Samoa Airways (OL, Apia Faleolo) will not be adding any in-house narrowbody aircraft as the government remains firm in its decision to return the only B737-800 taken earlier this year, Prime Minister Fiame Naomi Mata'afa told the Samoa Observer.

She said that even as Samoa inches toward the long-awaited reopening of its borders planned for August 1, the local market would be sufficiently served by foreign airlines without the need to expand the flag carrier's fleet. The ch-aviation fleets advanced module shows that Samoa Airways' fleet comprises three DHC-6-300s.

2-WTFL (msn 42805), a 7.6-year-old aircraft owned by FLY Leasing, was deregistered in Samoa in March 2022. Even though it was delivered to Brisbane International for final maintenance in July 2021 ahead of a planned late summer service entry, it ultimately never flew to Samoa and remained mothballed in Australia. Mata'afa's cabinet was critical of the lease, which was signed by the previous government in its final days.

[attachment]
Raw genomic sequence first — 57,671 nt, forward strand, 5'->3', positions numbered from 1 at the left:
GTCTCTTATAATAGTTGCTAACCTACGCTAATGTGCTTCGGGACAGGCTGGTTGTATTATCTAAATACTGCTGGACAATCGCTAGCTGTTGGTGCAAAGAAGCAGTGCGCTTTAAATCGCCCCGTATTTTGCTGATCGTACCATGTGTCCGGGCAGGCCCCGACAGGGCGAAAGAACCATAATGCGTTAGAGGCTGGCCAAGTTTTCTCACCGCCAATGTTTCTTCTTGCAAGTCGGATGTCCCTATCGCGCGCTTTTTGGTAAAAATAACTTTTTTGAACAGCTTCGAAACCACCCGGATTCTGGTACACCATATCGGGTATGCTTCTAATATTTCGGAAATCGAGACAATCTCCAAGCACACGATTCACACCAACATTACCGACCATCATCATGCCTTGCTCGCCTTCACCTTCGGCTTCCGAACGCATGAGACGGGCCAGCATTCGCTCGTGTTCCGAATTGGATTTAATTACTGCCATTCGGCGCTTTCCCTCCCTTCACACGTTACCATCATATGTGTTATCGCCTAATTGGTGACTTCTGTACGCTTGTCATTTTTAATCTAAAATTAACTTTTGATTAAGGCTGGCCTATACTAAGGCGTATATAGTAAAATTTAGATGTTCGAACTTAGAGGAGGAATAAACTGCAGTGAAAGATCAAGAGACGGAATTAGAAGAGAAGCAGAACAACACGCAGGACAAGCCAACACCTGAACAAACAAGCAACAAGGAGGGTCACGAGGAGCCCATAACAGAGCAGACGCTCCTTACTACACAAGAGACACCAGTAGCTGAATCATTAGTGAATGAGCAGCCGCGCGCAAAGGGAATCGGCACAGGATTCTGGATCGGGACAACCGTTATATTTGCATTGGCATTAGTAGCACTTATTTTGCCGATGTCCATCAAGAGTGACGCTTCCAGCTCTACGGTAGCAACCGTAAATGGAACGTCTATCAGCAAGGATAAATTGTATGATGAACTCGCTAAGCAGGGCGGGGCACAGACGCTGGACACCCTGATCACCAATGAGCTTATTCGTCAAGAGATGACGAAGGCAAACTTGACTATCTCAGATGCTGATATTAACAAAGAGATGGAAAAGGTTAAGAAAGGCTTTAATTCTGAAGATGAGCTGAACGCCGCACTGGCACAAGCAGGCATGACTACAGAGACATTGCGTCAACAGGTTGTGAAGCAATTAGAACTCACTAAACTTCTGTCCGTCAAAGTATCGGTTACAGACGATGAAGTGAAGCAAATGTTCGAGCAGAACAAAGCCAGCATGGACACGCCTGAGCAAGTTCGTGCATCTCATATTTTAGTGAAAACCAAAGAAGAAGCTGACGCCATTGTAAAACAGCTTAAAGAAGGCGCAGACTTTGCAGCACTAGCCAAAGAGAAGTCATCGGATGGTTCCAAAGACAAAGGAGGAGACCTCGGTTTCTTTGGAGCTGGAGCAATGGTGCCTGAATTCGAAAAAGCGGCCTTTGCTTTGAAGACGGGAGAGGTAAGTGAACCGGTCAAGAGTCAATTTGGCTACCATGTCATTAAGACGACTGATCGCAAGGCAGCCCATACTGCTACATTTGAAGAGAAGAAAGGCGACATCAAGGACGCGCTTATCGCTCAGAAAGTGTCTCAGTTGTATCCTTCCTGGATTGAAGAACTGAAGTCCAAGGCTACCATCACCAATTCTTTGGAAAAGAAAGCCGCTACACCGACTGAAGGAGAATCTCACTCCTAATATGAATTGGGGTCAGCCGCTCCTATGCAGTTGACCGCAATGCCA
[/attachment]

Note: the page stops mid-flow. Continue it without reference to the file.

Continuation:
Following its deregistration in Samoa, the Boeing narrowbody was ferried to Melbourne Tullamarine on May 5 and subsequently repositioned for storage to Montpellier later in the month.

The aircraft's arrival in Europe signals the failure of a briefly touted plan to reassign the B737 to Air Vanuatu (NF, Port Vila). Prior to the ultimately failed attempt at adding in-house B737-800, Samoa Airways wet-leased a unit of the type under a long-term commitment from Neos Air (NO, Milan Malpensa). It also planned to lease one B737-9 from Air Lease Corporation but cancelled it following the global grounding of the B737 MAX.